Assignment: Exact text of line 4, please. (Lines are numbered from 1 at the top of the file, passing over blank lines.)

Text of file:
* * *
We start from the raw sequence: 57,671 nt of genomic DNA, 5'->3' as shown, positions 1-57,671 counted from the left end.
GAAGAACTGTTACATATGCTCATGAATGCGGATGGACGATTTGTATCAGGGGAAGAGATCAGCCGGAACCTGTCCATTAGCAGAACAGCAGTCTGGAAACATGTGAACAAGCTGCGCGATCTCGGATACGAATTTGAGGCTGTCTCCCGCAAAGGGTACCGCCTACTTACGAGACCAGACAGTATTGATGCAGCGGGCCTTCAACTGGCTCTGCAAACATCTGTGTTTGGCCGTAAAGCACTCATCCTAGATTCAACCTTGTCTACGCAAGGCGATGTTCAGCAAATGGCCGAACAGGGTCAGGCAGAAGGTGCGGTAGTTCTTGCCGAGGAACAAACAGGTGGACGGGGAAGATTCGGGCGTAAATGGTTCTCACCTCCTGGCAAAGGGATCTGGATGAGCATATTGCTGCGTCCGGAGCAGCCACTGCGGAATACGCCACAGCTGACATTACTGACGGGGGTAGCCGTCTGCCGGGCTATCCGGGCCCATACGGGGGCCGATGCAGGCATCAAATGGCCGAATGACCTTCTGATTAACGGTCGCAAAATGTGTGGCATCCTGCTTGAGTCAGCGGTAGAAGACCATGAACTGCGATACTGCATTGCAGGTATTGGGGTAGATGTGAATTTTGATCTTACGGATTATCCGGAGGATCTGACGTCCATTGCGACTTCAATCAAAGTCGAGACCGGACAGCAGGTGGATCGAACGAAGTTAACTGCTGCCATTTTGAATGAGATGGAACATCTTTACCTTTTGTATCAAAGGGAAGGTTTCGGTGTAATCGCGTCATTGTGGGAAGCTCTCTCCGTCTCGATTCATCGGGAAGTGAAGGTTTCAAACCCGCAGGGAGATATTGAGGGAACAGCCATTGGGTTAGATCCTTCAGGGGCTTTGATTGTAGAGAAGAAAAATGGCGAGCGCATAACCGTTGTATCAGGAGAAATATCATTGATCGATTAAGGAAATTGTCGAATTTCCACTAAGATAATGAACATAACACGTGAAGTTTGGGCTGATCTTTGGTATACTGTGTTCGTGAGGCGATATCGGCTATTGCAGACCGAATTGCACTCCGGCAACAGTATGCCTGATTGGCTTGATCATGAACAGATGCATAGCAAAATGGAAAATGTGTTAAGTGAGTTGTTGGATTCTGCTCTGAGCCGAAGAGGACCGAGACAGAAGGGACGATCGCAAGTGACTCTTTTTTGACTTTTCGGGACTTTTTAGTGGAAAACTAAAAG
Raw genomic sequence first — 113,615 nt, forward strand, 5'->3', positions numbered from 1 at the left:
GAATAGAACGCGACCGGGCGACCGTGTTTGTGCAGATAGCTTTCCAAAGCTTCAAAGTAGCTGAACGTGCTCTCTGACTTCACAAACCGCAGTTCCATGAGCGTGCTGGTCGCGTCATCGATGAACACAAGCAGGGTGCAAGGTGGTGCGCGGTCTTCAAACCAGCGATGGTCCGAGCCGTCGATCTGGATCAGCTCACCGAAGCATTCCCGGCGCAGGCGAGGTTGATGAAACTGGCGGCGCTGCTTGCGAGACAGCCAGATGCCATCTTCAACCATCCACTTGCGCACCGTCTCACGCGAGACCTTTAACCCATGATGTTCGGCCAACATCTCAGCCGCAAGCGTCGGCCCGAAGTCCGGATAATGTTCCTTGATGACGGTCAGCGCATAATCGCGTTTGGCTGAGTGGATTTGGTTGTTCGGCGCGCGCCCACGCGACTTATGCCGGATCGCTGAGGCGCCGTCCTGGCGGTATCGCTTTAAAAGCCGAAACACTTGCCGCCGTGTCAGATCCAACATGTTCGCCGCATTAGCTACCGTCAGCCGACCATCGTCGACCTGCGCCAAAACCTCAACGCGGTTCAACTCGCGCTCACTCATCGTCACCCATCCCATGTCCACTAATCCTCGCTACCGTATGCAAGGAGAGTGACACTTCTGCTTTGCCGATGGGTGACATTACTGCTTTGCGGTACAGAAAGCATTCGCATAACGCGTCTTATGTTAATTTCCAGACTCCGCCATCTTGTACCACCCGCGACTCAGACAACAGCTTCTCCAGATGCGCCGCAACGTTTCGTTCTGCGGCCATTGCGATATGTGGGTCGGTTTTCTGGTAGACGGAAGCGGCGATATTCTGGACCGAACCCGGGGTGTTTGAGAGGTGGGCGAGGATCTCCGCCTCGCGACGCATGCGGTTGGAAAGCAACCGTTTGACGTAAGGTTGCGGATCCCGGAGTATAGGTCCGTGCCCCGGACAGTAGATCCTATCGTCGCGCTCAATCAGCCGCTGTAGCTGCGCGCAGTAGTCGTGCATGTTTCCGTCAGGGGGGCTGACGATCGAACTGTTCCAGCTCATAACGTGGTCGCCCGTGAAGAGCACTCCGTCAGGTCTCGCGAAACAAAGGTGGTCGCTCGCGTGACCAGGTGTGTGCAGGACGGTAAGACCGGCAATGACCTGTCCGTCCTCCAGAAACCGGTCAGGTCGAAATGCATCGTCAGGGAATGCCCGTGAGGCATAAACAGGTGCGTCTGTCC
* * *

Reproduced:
GAATAGAACGCGACCGGGCGACCGTGTTTGTGCAGATAGCTTTCCAAAGCTTCAAAGTAGCTGAACGTGCTCTCTGACTTCACAAACCGCAGTTCCATGAGCGTGCTGGTCGCGTCATCGATGAACACAAGCAGGGTGCAAGGTGGTGCGCGGTCTTCAAACCAGCGATGGTCCGAGCCGTCGATCTGGATCAGCTCACCGAAGCATTCCCGGCGCAGGCGAGGTTGATGAAACTGGCGGCGCTGCTTGCGAGACAGCCAGATGCCATCTTCAACCATCCACTTGCGCACCGTCTCACGCGAGACCTTTAACCCATGATGTTCGGCCAACATCTCAGCCGCAAGCGTCGGCCCGAAGTCCGGATAATGTTCCTTGATGACGGTCAGCGCATAATCGCGTTTGGCTGAGTGGATTTGGTTGTTCGGCGCGCGCCCACGCGACTTATGCCGGATCGCTGAGGCGCCGTCCTGGCGGTATCGCTTTAAAAGCCGAAACACTTGCCGCCGTGTCAGATCCAACATGTTCGCCGCATTAGCTACCGTCAGCCGACCATCGTCGACCTGCGCCAAAACCTCAACGCGGTTCAACTCGCGCTCACTCATCGTCACCCATCCCATGTCCACTAATCCTCGCTACCGTATGCAAGGAGAGTGACACTTCTGCTTTGCCGATGGGTGACATTACTGCTTTGCGGTACAGAAAGCATTCGCATAACGCGTCTTATGTTAATTTCCAGACTCCGCCATCTTGTACCACCCGCGACTCAGACAACAGCTTCTCCAGATGCGCCGCAACGTTTCGTTCTGCGGCCATTGCGATATGTGGGTCGGTTTTCTGGTAGACGGAAGCGGCGATATTCTGGACCGAACCCGGGGTGTTTGAGAGGTGGGCGAGGATCTCCGCCTCGCGACGCATGCGGTTGGAAAGCAACCGTTTGACGTAAGGTTGCGGATCCCGGAGTATAGGTCCGTGCCCCGGACAGTAGATCCTATCGTCGCGCTCAATCAGCCGCTGTAGCTGCGCGCAGTAGTCGTGCATGTTTCCGTCAGGGGGGCTGACGATCGAACTGTTCCAGCTCATAACGTGGTCGCCCGTGAAGAGCACTCCGTCAGGTCTCGCGAAACAAAGGTGGTCGCTCGCGTGACCAGGTGTGTGCAGGACGGTAAGACCGGCAATGACCTGTCCGTCCTCCAGAAACCGGTCAGGTCGAAATGCATCGTCAGGGAATGCCCGTGAGGCATAAACAGGTGCGTCTGTCC